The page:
When I find a new artist (whether it be a new single, a new album, or by recommendation) if I can, I like to start at the beginning of their discography. If I’m really going to get a feel for the art being created, I think an important part of that is knowing where they started from. For example, to listen to Death Grips’ most recent record, The Powers That B first would be, to me, a disservice to the progress, both stylistically and lyrically, the group has made in between their debut record and their most recent. This holds particularly true for this week’s subject of TTT, Albuquerque bred pop outfit, Beirut. Though their name might betray their more worldly senses, there’s not much you can do to prepare yourself for the jangling gypsy chorus this is Beirut’s debut record, Gulag Orkestar. The record does enough to make you scratch your head, and becomes even more confounding when you find out it was recorded almost completely by Beirut frontman and founder, Zach Condon.
With three records under their belt (four including their new release) and a handful of supporting members, Condon and crew present fans with No No No, a breezy half hour of chilled cheer. A far sight from the wheeze and wail of the accordion, Condon trades them in for a myriad of digital and acoustic instruments. Lush, and texturally dense, No No No is a parcel packed with contradictions. There’s something about the melancholy jaunt achieved in these tracks that musters both optimism and sadness; like a doomed wedding processional, or acceptance in settling. Snippets of rousing brass and a slow and simple march, like in “August Holland”. Or in “As Needed,” the record’s only instrumental, which feels like being caught in a summer rain. Condon is careful not to let you get too comfortable in No No No’s cuddly facade.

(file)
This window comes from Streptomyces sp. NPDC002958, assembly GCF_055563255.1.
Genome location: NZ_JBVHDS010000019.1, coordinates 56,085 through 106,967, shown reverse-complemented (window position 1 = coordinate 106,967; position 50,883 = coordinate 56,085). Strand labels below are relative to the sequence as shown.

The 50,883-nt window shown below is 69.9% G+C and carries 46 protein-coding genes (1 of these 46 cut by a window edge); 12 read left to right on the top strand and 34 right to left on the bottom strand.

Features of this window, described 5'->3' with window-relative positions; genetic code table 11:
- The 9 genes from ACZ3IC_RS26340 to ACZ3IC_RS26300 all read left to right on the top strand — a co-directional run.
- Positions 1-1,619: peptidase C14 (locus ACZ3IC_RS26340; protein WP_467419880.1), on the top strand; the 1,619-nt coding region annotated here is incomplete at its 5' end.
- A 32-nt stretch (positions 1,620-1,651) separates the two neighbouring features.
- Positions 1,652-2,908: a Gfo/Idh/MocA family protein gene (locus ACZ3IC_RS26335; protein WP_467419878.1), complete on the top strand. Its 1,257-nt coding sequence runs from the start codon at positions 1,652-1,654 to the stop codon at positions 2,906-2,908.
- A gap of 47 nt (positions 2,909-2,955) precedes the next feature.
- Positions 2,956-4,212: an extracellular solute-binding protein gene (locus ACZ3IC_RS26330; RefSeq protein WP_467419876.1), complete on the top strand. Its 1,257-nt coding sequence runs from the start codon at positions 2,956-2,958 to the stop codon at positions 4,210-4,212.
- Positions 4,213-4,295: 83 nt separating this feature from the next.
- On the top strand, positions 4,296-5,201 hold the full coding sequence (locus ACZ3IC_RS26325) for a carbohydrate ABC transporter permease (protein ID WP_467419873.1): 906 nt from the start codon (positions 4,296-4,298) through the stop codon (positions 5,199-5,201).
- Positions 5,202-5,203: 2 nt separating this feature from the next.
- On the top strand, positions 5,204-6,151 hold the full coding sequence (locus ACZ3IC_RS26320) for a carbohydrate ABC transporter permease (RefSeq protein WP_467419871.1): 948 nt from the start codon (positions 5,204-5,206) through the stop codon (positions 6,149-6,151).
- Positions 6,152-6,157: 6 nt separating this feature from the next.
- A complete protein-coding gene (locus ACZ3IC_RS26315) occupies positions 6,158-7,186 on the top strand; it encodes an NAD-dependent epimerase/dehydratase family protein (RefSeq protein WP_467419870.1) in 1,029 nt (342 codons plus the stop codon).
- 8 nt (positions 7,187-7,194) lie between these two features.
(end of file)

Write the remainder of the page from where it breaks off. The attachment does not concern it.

The listless croon of front man Zach Condon brings to mind The Smiths’ Morrisey or The Magnetic Field’s Stephin Merritt, who Condon sites as one of his many influences, no surprise. At times, it’s hard to tell which is being paired with which: are the instrumentals meant to pep up the vocal, or is the vocal meant to take some sweetness from the instrumentals. Whichever it is, it works. While each track plays with the balance, some songs being cheerier or more lax than other, each has a bit of both. The record is a constant swaying between red and blue, never quite landing on purple.
In his travels (which purportedly include an juvenile tour of Europe) Condon has amassed quite the collection of influences. While his affection for the sounds of eastern and central Europe tickles my fancy for nontypical music, the instrumental broad strokes on this record are all pop and soul tunes of the 70’s. Chubby korgs and peppered piano bring to mind sounds of The Zombie’s and Dusty Springfield, while hints of finger flicked guitars and slightly groovy beats give credit to any of number of soul standards. Though this foundation can be noted throughout, the record is not without its surprises. In the middle of “So Allowed,” a sallow saccharin march, soaring strings bring joviality and class, while the title track’s introduction makes me think of some of pop’s modern progressives, like Kishi Bashi or Ariel Pink.
With summer coming to an end, we wave goodbye to the sunny synths and bubbly beats and wave hello to brooding ballads and icy melodies. Like it or love it, winter is coming, but we at BandWagon are happy to have records like this leading us out. No No No, despite it’s name, packs vital sounds into a half hour, without losing potency. After finishing the international leg of their tour, Beirut will be stateside, and hitting the coasts. You can keep tabs on the band at their site, Facebook, Twitter, as well as Zach Condon’s Instagram.